Preceptors

Near Peer Teaching Model

Definition: The provision of learning support to junior learners by senior peers
Synonyms: Pyramidal learning, Tiered Learning, "Medical Model", Near Peer Learning
Model description: Senior learners such as Residents or PharmD students support 2nd/4th year students

Advantages: Decreased anxiety for junior learner (compared to 1:1 model), teaching/leadership development for senior learner, encourages lifelong learning and fosters culture of precepting

The following resources provide suggestions and ideas to implement this model:

References:
  1. Leung C et al. Implementation of a near-peer teaching model in pharmacy education: experiences and challenges. CJHP 2012;65:394-8
  2. Lekkas P et al. No model of clinical education for physiotherapy students is superior to another: a systematic review Aust J Physio 2007;52:19-28

For more information or support and planning, implementing new models, please contact your Faculty Liaison.

Near Peer Model Guidebook for Preceptors

With the collaborative efforts of the Pharmacy Faculties at University of British Columbia and University of Alberta, the Association of Faculties of Pharmacy of Canada and preceptors from across Canada, the Near-Peer Model in Pharmacy Experiential Education: A Guidebook for Preceptors has been developed. This guidebook is second in a series to provide preceptors and experiential education coordinators with guidance to support best practices in non-traditional learner-preceptor models. Please review the table of contents for the complete list of topics. Some of the topics included are:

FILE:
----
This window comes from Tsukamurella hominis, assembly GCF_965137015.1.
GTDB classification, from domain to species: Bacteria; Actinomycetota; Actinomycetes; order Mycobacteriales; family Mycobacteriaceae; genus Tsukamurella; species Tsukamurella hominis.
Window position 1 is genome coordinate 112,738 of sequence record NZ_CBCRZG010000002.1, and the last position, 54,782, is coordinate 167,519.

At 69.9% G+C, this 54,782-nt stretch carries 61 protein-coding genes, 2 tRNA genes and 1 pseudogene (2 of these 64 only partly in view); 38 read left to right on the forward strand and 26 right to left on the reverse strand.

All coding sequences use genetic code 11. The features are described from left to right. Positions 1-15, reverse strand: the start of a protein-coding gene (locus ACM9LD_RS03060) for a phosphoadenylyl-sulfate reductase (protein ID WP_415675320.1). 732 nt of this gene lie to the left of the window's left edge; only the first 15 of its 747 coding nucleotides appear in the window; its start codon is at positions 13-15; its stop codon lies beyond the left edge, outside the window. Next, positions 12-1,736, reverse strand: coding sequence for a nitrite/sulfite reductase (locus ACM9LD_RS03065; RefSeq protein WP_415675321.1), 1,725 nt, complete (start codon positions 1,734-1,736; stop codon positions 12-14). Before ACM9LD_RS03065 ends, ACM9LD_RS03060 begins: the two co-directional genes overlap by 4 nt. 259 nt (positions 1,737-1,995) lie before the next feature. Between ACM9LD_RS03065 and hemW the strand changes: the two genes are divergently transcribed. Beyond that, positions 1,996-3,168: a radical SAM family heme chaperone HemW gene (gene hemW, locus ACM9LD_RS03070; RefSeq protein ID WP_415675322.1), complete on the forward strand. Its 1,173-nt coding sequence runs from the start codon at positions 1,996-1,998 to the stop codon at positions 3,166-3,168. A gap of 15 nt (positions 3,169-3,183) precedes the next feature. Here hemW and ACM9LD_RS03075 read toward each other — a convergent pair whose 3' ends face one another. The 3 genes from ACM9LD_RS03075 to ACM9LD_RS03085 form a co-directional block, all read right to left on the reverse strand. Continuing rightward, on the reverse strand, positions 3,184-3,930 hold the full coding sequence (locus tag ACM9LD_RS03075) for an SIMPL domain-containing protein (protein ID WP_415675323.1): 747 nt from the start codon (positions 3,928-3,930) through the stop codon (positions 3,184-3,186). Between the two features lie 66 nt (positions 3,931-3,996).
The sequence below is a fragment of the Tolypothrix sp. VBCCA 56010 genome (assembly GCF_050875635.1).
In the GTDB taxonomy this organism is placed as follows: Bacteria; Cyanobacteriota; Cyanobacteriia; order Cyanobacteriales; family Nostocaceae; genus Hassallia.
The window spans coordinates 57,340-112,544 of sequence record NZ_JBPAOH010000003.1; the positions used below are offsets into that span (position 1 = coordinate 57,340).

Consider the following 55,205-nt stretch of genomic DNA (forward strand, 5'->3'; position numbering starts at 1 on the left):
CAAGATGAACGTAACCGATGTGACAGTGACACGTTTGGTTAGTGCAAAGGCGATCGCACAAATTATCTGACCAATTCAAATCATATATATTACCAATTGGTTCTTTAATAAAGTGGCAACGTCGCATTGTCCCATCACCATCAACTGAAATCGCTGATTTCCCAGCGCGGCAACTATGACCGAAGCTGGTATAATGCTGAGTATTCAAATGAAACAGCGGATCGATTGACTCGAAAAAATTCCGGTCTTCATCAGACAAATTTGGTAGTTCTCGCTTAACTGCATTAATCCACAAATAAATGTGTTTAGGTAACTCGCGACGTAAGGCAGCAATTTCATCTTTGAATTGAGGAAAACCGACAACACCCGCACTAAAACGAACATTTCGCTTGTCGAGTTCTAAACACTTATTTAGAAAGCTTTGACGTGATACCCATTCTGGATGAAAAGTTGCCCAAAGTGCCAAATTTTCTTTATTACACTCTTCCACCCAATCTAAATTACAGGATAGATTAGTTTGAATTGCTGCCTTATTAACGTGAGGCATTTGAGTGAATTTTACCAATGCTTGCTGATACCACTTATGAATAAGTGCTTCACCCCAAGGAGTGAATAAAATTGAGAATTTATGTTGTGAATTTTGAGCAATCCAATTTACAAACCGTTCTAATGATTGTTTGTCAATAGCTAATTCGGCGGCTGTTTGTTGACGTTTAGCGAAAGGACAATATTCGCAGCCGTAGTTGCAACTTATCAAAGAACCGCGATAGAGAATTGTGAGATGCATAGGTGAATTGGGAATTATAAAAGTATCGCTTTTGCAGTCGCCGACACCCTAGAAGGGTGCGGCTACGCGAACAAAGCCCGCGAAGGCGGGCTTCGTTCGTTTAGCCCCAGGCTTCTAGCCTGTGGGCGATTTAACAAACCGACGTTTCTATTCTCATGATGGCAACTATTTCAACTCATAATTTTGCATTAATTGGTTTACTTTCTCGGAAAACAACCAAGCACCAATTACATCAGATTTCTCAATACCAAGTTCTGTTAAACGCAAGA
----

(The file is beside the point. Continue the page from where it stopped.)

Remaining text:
1. The Near-Peer Model (NP): What it is, and what learners and preceptors say?
  2. Strategies for Success: Planning the placement, setting expectations, suggested activities and learners and optimizing the experience
  3. Myth vs.Truth: Common questions and situations answered

Appendix I. Timeline (for pre- and during the placement)

Appendix II. Acknowledgements

Feedback about the Preceptor Guidebook is welcome and can be directed to:

Janice Yeung

Director, Office of Experiential Education

Faculty of Pharmaceutical Sciences

University of British Columbia

janice.yeung@ubc.ca

 OR 

Ann Thompson

Assistant Dean, Experiential Education

Faculty of Pharmacy and Pharmaceutical Sciences

University of Alberta

athompson@ualberta.ca